Every two years the Special Olympics occur, bringing together 165 nations and over 6,000 athletes to celebrate athletic accomplishment, unity and dignity. It all started in the 1960s when Eunice Shriver noticed the unfair treatment of children with intellectual disabilities. From a young age, she quickly developed a passion for sports. After graduating from Stanford, Shriver worked for many juvenile departments. As she noticed the treatment of children with disabilities, Shriver held summer camps in her own backyard for these children and observed their athletic abilities. Through the 1960s, Shriver continued her work, working for the equality of people with intellectual disabilities. Her efforts would eventually turn into the Special Olympics.
After working with the Joseph P. Kennedy foundation and Dr. William Freeberg of Southern Illinois University, the first ever Special Olympics was held on July 20, 1968 in Chicago. This first event brought together about 1,000 athletes from the United States and Canada to compete in sports such as track and field, swimming and floor hockey. With this event, Shriver hoped to set aside intellectual differences, instead focusing on the ideas of athletics and acceptance.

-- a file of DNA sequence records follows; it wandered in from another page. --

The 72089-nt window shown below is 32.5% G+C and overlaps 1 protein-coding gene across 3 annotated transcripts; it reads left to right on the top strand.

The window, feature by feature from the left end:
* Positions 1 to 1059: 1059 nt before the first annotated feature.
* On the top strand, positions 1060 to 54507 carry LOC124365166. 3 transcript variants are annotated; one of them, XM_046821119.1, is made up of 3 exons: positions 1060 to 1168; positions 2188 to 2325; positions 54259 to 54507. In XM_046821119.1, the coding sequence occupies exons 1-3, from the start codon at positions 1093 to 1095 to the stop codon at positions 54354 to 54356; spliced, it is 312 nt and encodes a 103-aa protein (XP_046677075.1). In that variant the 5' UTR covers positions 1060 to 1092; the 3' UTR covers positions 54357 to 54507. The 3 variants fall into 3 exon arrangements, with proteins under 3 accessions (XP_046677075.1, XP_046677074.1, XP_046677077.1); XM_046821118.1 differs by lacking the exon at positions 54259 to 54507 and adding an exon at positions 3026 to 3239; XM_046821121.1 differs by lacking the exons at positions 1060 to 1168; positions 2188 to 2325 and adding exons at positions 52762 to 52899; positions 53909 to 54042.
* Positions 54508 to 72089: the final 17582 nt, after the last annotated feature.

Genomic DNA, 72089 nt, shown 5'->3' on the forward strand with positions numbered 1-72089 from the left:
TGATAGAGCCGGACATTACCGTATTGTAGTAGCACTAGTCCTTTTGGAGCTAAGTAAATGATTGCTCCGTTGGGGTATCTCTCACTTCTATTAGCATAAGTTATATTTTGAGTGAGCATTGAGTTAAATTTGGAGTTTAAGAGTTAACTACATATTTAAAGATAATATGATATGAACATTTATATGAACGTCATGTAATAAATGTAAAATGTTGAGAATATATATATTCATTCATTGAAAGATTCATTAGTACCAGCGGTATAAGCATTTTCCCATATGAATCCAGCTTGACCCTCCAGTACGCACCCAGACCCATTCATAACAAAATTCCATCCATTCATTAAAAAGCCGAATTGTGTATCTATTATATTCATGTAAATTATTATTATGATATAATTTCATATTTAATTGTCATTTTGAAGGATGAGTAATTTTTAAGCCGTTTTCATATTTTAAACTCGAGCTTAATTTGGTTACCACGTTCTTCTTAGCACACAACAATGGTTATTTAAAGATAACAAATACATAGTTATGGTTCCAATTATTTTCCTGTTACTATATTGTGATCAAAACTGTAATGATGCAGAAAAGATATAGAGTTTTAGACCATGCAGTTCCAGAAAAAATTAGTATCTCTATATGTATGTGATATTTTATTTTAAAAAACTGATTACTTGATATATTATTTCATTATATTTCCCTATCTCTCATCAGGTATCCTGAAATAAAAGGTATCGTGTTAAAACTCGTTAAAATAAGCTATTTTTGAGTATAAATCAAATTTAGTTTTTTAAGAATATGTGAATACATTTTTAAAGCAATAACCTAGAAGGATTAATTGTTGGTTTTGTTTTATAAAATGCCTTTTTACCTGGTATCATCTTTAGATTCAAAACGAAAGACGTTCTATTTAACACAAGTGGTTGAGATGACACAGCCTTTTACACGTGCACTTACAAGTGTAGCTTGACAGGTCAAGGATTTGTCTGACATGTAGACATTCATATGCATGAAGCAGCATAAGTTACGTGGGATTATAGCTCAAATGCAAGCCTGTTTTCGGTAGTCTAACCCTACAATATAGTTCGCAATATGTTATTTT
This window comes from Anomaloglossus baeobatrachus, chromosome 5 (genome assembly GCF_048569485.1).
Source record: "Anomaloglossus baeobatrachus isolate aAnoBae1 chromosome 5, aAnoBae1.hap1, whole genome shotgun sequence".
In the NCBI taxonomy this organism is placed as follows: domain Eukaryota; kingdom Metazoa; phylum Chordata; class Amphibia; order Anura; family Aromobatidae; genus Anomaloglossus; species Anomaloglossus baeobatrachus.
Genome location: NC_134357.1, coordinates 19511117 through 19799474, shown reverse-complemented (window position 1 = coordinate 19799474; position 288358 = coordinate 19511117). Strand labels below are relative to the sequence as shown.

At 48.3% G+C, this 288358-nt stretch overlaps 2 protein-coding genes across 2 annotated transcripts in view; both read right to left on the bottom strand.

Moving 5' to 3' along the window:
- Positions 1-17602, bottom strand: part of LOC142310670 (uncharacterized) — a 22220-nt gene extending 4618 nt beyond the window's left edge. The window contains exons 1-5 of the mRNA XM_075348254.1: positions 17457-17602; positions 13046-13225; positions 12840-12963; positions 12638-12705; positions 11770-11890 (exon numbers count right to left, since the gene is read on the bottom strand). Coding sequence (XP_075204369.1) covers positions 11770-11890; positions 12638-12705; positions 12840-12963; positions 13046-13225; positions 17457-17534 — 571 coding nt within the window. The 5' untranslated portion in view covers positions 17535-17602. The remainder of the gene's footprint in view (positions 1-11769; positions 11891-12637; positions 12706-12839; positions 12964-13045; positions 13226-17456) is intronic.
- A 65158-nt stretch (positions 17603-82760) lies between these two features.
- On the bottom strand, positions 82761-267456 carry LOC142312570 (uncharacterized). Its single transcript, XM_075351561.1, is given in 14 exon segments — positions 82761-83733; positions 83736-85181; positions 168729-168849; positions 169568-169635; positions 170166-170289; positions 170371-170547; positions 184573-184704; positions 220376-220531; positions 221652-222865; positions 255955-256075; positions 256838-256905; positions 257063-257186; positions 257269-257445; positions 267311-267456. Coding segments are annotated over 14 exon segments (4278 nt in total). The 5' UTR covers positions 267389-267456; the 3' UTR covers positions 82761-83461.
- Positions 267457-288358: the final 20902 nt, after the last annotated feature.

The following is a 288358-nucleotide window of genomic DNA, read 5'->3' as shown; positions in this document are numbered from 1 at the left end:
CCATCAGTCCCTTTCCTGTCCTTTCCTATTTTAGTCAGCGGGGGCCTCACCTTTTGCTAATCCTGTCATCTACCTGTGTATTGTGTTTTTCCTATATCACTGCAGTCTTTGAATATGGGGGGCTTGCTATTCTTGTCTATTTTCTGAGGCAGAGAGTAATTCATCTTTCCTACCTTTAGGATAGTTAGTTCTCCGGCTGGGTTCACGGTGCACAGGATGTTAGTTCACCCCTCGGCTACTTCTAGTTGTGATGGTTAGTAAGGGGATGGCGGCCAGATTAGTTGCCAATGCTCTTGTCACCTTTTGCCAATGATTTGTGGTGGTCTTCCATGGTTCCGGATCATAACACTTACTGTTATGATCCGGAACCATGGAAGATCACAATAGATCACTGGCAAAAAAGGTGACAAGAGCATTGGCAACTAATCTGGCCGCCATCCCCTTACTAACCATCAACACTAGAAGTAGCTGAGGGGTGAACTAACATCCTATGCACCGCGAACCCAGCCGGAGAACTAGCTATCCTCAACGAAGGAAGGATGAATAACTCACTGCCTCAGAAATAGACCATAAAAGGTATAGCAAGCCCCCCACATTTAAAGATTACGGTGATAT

Fast forward 47 years and the Special Olympics has become one of the biggest events in the world. This past summer, the event was held for the 24th time, attracting supporters from all around the globe. Broadcasted to viewers across six continents, what was once a bright idea by a woman in Chicago has become a worldwide event, bringing ideas of acceptance and inclusion for people with intellectual disabilities.